Thank you for the information. It makes me feel very good about my account balance as I see fall within the top 5%.
Age 32 with a balance a lil’ over $115,000.
I’m a single female who started putting away %15 when I made $7.50/hr at age 19. When I got older (late 20’s), I decreased it to as low as 2% for many years because of real estate investments I acquired. Mind you, I have never (and still don’t) made over $50,000/yr. All the real estate tanked on me, and now all I have is one house and my retirement savings.
It pays to start early and remain disciplined about paying yourself first. BEST WISHES, EVERYONE!
Notice how there aren’t any comments from people admitting they have less than $25K. People who have less than that tend to not even look into things like this. If you have the wherewithall to even google this page, then I’m sure you’re fine in terms of savings.
“so when its 150 billion dollars for a coke what do i do? save my money? or try something different?”
I would definitely switch to pepsi at that point.
I feel that you are right. Most people with low or no balances for retirement don’t even think about how well they are doing. It will hit them one day. Most likely two late though.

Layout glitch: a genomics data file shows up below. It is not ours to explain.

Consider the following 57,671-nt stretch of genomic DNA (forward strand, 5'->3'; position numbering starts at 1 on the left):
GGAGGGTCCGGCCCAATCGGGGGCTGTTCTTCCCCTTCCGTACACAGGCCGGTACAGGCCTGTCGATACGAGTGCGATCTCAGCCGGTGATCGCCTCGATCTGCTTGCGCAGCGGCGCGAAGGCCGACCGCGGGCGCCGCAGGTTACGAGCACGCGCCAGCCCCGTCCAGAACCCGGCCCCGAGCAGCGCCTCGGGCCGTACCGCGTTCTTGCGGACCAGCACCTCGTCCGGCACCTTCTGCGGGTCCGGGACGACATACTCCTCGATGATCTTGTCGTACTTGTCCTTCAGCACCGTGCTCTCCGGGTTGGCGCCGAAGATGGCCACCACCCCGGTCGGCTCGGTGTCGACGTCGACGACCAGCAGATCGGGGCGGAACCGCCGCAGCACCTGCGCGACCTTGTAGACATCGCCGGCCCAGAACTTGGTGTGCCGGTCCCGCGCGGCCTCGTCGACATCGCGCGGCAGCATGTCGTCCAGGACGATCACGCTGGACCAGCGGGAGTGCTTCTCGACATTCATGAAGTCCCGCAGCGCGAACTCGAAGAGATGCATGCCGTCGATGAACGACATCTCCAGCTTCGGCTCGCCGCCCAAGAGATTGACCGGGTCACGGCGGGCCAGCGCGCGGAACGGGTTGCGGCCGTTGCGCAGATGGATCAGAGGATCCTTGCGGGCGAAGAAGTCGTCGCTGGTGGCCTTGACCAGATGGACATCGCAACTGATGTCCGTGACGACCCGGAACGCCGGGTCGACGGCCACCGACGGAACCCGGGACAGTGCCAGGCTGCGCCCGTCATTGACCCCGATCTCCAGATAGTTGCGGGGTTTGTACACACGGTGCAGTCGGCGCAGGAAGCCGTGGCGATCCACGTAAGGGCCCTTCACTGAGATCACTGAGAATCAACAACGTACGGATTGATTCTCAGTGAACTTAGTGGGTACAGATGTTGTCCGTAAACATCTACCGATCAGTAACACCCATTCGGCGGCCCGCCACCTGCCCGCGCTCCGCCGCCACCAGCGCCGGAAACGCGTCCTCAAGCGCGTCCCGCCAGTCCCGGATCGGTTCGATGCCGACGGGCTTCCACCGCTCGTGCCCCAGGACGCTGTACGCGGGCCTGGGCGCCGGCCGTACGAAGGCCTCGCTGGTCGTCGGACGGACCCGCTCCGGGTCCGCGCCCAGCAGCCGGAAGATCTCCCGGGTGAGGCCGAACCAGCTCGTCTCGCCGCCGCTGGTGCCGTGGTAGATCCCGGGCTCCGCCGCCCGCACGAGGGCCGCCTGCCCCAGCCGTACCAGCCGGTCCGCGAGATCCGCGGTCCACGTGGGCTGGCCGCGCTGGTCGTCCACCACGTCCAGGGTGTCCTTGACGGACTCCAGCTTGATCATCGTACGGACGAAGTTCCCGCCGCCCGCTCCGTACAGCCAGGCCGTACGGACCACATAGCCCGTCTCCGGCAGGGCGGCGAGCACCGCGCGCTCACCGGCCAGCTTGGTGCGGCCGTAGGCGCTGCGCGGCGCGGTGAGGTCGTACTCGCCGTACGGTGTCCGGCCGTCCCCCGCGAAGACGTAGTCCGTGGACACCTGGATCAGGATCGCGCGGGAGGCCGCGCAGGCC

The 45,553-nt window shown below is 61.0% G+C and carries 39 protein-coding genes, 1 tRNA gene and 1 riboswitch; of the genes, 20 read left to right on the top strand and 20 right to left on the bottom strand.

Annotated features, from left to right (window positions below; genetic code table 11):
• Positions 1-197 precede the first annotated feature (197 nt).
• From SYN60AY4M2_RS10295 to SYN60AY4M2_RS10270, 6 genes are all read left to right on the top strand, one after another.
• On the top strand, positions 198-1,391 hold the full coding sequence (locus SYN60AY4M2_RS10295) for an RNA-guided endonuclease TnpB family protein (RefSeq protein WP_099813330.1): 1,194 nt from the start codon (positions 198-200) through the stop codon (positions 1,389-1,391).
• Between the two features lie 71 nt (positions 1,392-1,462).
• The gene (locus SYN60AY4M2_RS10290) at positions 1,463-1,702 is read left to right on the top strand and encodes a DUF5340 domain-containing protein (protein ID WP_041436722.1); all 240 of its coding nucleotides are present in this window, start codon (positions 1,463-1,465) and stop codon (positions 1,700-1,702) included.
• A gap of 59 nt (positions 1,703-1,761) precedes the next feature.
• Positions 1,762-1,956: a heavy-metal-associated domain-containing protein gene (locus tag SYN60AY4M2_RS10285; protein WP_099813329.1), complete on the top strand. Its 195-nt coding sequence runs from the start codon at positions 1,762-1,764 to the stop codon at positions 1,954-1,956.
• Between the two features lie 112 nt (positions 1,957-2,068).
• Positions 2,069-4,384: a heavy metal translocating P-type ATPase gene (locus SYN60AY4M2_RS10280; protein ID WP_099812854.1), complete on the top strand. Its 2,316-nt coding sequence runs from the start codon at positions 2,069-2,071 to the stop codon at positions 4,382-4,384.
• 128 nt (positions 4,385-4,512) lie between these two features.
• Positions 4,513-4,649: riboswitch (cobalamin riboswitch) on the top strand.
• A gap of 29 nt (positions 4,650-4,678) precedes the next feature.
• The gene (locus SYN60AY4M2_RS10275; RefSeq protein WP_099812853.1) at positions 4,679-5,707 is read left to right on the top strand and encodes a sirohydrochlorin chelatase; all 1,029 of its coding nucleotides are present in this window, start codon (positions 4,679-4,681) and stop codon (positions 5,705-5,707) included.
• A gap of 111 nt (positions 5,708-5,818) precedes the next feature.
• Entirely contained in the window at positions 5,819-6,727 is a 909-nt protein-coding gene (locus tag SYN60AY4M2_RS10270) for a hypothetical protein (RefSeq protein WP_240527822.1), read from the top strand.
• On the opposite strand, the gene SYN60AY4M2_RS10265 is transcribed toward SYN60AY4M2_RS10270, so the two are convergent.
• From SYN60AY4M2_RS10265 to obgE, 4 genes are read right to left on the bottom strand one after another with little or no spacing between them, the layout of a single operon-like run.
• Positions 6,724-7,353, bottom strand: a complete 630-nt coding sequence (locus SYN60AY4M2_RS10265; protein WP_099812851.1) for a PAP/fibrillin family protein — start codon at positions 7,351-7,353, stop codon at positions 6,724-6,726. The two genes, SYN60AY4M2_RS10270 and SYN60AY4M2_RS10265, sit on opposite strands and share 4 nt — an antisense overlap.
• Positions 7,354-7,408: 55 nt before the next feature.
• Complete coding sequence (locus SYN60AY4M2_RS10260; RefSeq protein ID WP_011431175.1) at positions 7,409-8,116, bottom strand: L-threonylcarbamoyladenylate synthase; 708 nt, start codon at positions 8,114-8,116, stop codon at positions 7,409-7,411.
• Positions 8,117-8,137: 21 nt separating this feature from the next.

At 23, I have $12k saved. I feel like I’m ahead of the curve, but still not comfortable with my savings.
Anyone who maximized their retirement savings when the began to work in their 20’s should have well over $500K by the time they are 50. But don’t be dishartened if you are not one of those. Someone at age 50 earning less than 60K, and with no savings can have over $800K before 65 by maximizing a 401K and IRA (or Roth IRA) with low risk investing. I outline this in the book, WEALTH VIRTUES.
Here is one of those retirement articles I ran accross. Fairly interesting on stats although it was from 2008. Stats are probably worse now in 2011, but I goes to show you what you said about the savings rate of the younger.
Take a look at the comments too.
It looks like my wife and I are doing quite well compared to these numbers! I am 31 and she is 28. We currently have $215k in savings and an additional $200-$210k in property that we own free and clear. Fortunately we have ZERO debt as well, giving us a net worth of approx. $400-$420K.
Wow, what a bunch of blowhards. Who cares how much money you have? People with real net worth never announce it in a public forum.